Dubai based Entrepreneur Murtaza Manji, a business strategy coach and speaker, shares his insights on business coaching & how it can add value to your businesses
Small and Medium Enterprises (SMEs) are the backbone of any strong economy, and the UAE is no different. A recent study by Dubai SME shows more than 94% of the companies operating in the UAE are SMEs and together, they account for more than 86% of the total private sector workforce as well as more than 60% of the country’s current GDP, which is estimated to go up to 70% by 2021.
RELATED: GCC SMEs to be worth $920 bn by 2022
These businesses create the most jobs and contribute heavily to the country’s growth. It is therefore in everyone’s best interests that SMEs succeed – from the Government to Business Leaders to Entrepreneurs and Team Members – the effort to continue raising the bar and allow these business institutions to flourish is a universal one. SMEs are a powerful driving force of the UAE’s economy, and, with the right support, will continue to be of tremendous strategic and financial value.
We had a chat with Dubai based Entrepreneur Murtaza Manji, a business strategy coach and speaker who has worked closely with over 600 CEOs and Business Leaders from the GCC, UK and Tanzania.
Manji spoke on a range of topics including how a business coach can add value to businesses, insights from working with top business executives, how having a tolerant enterprise culture can have a positive impact in business performance, best practices for improving organizational and financial targets.
RELATED: How to Choose a Business Partner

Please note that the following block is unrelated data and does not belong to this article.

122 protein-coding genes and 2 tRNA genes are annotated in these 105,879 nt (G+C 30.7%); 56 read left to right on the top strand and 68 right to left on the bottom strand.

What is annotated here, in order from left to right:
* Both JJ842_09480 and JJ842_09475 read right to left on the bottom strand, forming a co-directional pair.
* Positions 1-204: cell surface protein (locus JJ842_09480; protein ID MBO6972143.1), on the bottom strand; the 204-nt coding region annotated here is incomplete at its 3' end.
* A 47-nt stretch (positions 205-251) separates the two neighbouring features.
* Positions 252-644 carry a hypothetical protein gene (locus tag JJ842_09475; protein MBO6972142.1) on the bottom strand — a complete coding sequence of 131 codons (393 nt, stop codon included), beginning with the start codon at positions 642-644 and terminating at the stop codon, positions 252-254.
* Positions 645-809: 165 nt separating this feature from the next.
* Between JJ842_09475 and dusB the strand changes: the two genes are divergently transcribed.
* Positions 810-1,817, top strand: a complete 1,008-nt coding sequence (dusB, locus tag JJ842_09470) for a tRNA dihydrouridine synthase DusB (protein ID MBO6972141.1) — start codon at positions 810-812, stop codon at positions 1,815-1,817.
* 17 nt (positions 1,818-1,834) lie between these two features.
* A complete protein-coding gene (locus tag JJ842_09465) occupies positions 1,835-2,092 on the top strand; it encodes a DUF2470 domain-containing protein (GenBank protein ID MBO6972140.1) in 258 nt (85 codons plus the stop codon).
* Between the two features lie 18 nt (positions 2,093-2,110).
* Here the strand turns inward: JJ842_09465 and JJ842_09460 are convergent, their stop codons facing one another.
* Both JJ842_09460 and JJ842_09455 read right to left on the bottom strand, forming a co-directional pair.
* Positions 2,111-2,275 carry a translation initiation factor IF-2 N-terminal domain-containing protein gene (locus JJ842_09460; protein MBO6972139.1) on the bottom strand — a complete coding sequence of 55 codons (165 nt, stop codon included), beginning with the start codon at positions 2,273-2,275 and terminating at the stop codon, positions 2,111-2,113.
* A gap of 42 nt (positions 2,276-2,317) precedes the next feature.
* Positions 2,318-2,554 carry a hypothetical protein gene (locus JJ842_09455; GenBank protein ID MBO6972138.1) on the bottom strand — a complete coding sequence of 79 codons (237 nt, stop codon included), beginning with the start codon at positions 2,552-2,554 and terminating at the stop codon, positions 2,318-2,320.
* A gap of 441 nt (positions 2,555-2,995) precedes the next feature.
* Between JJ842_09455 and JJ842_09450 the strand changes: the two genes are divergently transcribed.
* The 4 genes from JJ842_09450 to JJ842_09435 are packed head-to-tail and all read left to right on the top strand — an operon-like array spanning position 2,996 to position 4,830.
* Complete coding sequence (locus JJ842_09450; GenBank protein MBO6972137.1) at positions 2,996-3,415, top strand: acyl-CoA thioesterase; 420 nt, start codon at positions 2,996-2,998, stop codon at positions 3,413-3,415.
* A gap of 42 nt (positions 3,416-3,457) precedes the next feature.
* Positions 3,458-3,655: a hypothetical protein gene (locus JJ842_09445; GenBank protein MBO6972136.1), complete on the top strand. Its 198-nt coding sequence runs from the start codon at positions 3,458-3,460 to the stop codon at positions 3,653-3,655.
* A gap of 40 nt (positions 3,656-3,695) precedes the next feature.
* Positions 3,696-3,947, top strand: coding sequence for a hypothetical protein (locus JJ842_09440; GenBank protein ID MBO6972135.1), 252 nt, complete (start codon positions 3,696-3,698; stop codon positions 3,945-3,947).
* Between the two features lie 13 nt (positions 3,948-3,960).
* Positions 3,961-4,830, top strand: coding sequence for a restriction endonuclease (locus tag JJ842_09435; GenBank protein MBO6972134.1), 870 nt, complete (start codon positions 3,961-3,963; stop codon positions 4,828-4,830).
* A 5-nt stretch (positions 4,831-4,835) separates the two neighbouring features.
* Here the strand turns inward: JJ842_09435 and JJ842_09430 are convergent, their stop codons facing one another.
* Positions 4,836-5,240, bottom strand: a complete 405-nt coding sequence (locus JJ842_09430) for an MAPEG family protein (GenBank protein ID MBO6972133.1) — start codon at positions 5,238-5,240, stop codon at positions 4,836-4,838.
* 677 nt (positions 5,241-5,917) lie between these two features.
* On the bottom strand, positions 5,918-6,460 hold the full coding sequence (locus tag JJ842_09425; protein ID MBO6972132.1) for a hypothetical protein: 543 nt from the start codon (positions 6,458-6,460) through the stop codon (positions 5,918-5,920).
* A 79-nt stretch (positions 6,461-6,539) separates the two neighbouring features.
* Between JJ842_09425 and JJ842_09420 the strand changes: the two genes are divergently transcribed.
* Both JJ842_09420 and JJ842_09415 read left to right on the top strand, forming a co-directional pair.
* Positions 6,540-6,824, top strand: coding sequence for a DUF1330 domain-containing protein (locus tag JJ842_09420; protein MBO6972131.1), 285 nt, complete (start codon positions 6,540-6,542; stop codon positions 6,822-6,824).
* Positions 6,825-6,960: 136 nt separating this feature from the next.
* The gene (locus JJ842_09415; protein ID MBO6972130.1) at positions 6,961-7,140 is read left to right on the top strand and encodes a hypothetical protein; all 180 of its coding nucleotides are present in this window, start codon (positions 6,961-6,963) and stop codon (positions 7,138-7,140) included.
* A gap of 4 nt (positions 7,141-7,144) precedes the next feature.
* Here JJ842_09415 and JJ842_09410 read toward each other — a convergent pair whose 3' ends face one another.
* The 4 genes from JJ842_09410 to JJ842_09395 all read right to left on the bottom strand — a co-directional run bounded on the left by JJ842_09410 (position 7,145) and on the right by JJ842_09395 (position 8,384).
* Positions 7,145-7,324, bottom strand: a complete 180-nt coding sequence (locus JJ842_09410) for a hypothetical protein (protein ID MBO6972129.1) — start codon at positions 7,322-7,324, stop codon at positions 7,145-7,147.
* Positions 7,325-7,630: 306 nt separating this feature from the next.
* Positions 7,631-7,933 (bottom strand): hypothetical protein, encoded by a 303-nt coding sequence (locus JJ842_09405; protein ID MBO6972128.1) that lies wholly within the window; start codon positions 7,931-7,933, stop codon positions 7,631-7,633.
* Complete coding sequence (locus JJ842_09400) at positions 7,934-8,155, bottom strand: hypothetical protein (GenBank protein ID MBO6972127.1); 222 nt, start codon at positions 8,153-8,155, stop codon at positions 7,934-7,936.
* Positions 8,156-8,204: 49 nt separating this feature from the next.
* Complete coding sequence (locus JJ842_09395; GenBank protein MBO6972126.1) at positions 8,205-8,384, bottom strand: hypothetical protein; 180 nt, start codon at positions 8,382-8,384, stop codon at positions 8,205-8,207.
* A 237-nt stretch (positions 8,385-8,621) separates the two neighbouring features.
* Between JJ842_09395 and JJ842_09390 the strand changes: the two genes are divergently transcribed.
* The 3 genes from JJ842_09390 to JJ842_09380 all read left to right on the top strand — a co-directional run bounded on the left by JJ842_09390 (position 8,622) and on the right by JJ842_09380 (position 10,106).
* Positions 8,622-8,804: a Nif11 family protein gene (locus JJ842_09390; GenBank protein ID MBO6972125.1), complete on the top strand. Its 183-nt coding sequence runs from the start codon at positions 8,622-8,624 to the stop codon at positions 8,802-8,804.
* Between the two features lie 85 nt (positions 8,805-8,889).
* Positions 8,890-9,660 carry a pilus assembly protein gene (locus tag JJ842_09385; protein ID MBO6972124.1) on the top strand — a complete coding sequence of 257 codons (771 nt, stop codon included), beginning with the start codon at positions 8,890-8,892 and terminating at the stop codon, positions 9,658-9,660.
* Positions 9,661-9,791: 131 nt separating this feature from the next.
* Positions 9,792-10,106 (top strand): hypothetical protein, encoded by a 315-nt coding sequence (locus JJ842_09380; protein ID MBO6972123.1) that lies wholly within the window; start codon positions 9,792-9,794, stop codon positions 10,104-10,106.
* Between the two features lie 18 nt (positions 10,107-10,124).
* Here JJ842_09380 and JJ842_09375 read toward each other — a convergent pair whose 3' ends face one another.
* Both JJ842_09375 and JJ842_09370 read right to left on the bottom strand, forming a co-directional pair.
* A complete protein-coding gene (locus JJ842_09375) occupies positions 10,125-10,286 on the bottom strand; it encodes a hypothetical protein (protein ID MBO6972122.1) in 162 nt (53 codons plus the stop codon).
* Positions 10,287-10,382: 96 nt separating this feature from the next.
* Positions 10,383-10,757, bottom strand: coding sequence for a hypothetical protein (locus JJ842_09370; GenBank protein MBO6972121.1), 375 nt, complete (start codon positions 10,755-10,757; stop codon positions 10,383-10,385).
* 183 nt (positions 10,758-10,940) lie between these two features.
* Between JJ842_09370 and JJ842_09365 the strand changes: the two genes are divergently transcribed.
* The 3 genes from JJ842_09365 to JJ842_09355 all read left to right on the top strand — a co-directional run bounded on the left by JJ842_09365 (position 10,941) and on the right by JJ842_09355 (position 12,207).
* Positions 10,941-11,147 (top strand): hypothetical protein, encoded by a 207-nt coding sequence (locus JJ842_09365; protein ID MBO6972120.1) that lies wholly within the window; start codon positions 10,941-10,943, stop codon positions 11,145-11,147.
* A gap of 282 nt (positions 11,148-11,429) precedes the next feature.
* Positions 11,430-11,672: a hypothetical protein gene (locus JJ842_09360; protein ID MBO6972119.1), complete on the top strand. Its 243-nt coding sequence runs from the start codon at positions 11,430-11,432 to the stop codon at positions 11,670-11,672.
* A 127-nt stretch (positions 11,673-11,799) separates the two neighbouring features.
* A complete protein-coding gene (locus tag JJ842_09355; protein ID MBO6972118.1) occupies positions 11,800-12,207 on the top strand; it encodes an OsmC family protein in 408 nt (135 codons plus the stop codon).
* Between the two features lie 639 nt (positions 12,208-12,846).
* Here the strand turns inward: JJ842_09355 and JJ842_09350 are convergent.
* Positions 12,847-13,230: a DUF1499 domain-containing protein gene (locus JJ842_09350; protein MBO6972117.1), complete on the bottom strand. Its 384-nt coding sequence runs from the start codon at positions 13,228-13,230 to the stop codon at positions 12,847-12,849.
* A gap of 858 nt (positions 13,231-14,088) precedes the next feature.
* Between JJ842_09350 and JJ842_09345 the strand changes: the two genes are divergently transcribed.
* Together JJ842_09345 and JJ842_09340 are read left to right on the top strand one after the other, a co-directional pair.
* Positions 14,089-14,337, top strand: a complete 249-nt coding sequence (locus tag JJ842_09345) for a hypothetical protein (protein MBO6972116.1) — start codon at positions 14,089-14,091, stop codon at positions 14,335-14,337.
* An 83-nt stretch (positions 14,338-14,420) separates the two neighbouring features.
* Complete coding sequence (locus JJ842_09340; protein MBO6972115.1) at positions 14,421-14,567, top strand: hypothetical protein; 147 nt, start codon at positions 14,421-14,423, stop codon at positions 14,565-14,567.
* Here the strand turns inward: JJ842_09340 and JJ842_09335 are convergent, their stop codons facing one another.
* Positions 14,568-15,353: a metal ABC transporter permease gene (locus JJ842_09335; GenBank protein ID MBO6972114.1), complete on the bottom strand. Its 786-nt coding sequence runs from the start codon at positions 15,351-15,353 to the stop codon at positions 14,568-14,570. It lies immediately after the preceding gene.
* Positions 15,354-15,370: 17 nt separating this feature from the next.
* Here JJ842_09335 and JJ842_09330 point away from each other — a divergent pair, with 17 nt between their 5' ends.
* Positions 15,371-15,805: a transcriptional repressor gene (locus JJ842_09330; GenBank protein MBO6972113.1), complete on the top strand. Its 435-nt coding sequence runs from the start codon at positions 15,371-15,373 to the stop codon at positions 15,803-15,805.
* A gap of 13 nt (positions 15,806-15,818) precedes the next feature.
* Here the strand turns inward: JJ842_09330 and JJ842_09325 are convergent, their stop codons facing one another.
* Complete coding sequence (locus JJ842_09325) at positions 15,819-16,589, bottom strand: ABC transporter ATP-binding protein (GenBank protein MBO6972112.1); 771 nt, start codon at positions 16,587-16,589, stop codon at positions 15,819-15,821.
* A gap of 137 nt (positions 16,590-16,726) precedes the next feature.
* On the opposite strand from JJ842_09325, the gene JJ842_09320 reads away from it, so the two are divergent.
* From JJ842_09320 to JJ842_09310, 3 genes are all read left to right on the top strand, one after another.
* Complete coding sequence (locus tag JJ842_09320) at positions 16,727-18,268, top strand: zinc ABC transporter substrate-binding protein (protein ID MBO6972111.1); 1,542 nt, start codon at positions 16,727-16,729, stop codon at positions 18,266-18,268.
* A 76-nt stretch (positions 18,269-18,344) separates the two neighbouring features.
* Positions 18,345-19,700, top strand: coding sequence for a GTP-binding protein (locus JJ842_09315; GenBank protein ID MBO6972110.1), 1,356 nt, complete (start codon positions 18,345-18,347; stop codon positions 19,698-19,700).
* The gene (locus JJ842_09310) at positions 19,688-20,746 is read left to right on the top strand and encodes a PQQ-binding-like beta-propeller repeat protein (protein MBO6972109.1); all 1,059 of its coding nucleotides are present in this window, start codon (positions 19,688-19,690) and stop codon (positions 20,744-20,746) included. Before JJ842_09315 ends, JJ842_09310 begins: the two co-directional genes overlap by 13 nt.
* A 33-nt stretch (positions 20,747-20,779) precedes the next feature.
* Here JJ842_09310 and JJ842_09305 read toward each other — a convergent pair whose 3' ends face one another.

Here are the excerpts:
What exactly is business coaching and why should companies/CEOs hire services of a business coach?
In this Digital Age, there’s no shortage of information that is available to companies and business leaders. Therefore, underperformance does not occur because people don’t ‘know’ any better. The disparity between knowledge and results comes when there is a lack of implementation of that knowledge.
Think of it as a personal trainer at the gym. The role of the trainer or coach is not just to have the know-how, but also to create a tailored program based on your required outcomes, implement accountability so that you do achieve the results you want, and to help overcome any challenges that come up along the way. For companies that are looking to achieve significant, sustainable growth, an external coach can provide tremendous value because they can (and will!):
• Challenge the norms
• Ask the right questions
• Bring clarity to business challenges
• Contribute strategic insight and honest feedback
• Hold the business leader and team accountable
A business coach is a sparring partner that every business leader needs to achieve great results.
Can you share some of your key learnings after having worked closely with over 600 CEOs and business leaders?
One of my greatest observations is that most companies are not blindsided by a large disaster or crisis that takes them off course. Their biggest challenges are ones that were ignored or dealt with inappropriately when the business was smaller.
Leaders need to have a clear way to evaluate what is going on in the organisation, identify anomalies early on, and monitor them to see if it’s an incidental glitch, or if the challenge is going to fester and get worse as time goes on and the company grows.
My second greatest insight is that executives need to be willing to do what is required for the company to achieve its potential. That means: having that difficult conversation with a team member or supplier, firing a client, addressing underperformance, and holding themselves and the people around them accountable to a high standard.
What is the best strategy for achieving growth in a declining market?
I strongly feel that the term ‘declining market’ is inaccurate. There may be a general slowdown in specific industries, but certain markets are doing stronger than ever. Businesses need to be aware that if they do not establish themselves as specialists when the market has a niche requirement, they will not be considered.